IIU has argued that its rules state that non-Muslim students are required to respect the Islamic code of conduct, comply with university rules and not act in any way that may be interpreted as being disrespectful to the religion. The public has responded such practices in essence makes non-Muslims subservient to Muslim practices, and the practice of mutual tolerance and respect is hence disregarded.
Thankfully, reason won its day in the Cabinet and it was announced that "in matters of religion, choice and not coercion should be the preferred way".
It is agreed that wearing of tudung be made optional for students in all universities and higher learning institutions in the country. This also applies to students at the International Islamic University... All of us believe that there should not be coercion involved in the dress code, [T]he Cabinet also agreed that wearing of tudung be made optional at graduation ceremonies or convocations.This matter was raised to the Cabinet by the Minister in-charge of National Unity, Datuk Maximus Ongkili. However, it is regrettable that the minister did not have the moral courage to make his stand known at the point when the controversy was raised in Parliament. He even went to the extent of defending the authorities at IIU, before agreeing to submit the issue for deliberation by the Cabinet. It was equally (but unsurprisingly) disappointing that the Minister of Higher Education made the same defence that the tudung was part of the university attire. We expect our ministers, particularly in respect to matters relating to their portfolios, to show greater leadership and moral courage in carrying out their responsibilities.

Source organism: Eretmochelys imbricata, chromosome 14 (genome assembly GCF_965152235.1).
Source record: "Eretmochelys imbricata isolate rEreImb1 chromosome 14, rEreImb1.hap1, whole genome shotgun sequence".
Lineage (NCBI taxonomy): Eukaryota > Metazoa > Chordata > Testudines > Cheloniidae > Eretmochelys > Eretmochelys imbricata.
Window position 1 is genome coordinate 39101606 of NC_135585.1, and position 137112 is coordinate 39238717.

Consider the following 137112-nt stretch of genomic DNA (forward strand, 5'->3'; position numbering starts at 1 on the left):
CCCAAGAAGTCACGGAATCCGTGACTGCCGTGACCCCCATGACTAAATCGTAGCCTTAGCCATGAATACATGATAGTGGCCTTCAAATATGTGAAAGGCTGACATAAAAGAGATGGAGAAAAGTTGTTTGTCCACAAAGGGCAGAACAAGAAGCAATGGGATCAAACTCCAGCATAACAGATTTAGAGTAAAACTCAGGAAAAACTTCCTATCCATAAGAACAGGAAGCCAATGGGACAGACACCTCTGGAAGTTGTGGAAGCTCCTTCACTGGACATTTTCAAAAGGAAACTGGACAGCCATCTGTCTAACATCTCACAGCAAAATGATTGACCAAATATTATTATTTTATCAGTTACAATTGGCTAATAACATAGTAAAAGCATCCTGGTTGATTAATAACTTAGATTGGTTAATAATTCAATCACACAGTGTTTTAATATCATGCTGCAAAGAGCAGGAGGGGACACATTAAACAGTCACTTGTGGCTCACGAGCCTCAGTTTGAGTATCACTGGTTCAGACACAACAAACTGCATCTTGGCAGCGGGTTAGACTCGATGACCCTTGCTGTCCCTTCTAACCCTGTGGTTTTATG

My concern now is whether IIU will take the cabinet directive in a positive manner. As it is, even certain cabinet minister's response appears more than a tad ambigious, as reported in the Sun. The last time this issue was raised, the same decision was made. However, IIU clearly ignored the directives, once the issue was no longer in the spotlight. As quoted in Malaysiakini, former IIU student and MP for Batu Gajah, Ms Fong Po Kuan highlighted that:
"When I raised the issue in Parliament in 2003, I was told by the government that the university only encouraged non-Muslim undergraduates to wear the tudung, it was not compulsory... I am very sad that the problem still going on. This shows that the university is insensitive to other cultures and religions."Additionally, there is also not much point if the university "amends" it's formal rules and regulations to make the tudung optional, but continue to apply societal and peer pressure on its minority non-Muslim students to conform to Muslim practices. Blog reader "Lulu" raised that the necessity to conform comes often not from "written rules" but entrench bias and practices of many lecturers. Is IIU sincere in encouraging mutual respect and tolerance? If it is, it should govern the conduct of its lecturers by such standards and not let them set "standards" of their individual whims and fancies.
For those keen to find out more about life in general studying at IIU and some of its pressures in conformity with Islamic practices, please read Ms Fong Po Kuan's blog where she "chronicled" her years in IIU in 4 parts - Part I, II, III and IV.